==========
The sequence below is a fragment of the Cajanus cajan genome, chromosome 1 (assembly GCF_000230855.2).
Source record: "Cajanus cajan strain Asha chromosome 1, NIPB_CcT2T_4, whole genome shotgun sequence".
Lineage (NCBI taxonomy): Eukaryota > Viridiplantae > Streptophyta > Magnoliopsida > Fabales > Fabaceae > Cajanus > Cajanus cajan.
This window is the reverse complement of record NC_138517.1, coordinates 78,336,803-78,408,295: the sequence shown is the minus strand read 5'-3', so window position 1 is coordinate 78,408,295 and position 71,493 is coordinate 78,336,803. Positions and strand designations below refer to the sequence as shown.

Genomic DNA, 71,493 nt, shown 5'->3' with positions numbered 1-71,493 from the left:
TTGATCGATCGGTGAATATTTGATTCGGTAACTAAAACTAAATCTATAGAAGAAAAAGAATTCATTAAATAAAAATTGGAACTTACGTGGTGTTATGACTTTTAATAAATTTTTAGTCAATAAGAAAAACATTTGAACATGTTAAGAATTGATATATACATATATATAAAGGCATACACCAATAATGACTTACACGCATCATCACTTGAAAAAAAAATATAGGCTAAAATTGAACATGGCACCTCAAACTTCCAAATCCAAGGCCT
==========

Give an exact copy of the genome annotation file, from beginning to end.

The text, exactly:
The sequence below is a fragment of the Cajanus cajan genome, chromosome 1 (assembly GCF_000230855.2).
Source record: "Cajanus cajan strain Asha chromosome 1, NIPB_CcT2T_4, whole genome shotgun sequence".
Lineage (NCBI taxonomy): Eukaryota > Viridiplantae > Streptophyta > Magnoliopsida > Fabales > Fabaceae > Cajanus > Cajanus cajan.
This window is the reverse complement of record NC_138517.1, coordinates 78,336,803-78,408,295: the sequence shown is the minus strand read 5'-3', so window position 1 is coordinate 78,408,295 and position 71,493 is coordinate 78,336,803. Positions and strand designations below refer to the sequence as shown.

Genomic DNA, 71,493 nt, shown 5'->3' with positions numbered 1-71,493 from the left:
TTGATCGATCGGTGAATATTTGATTCGGTAACTAAAACTAAATCTATAGAAGAAAAAGAATTCATTAAATAAAAATTGGAACTTACGTGGTGTTATGACTTTTAATAAATTTTTAGTCAATAAGAAAAACATTTGAACATGTTAAGAATTGATATATACATATATATAAAGGCATACACCAATAATGACTTACACGCATCATCACTTGAAAAAAAAATATAGGCTAAAATTGAACATGGCACCTCAAACTTCCAAATCCAAGGCCT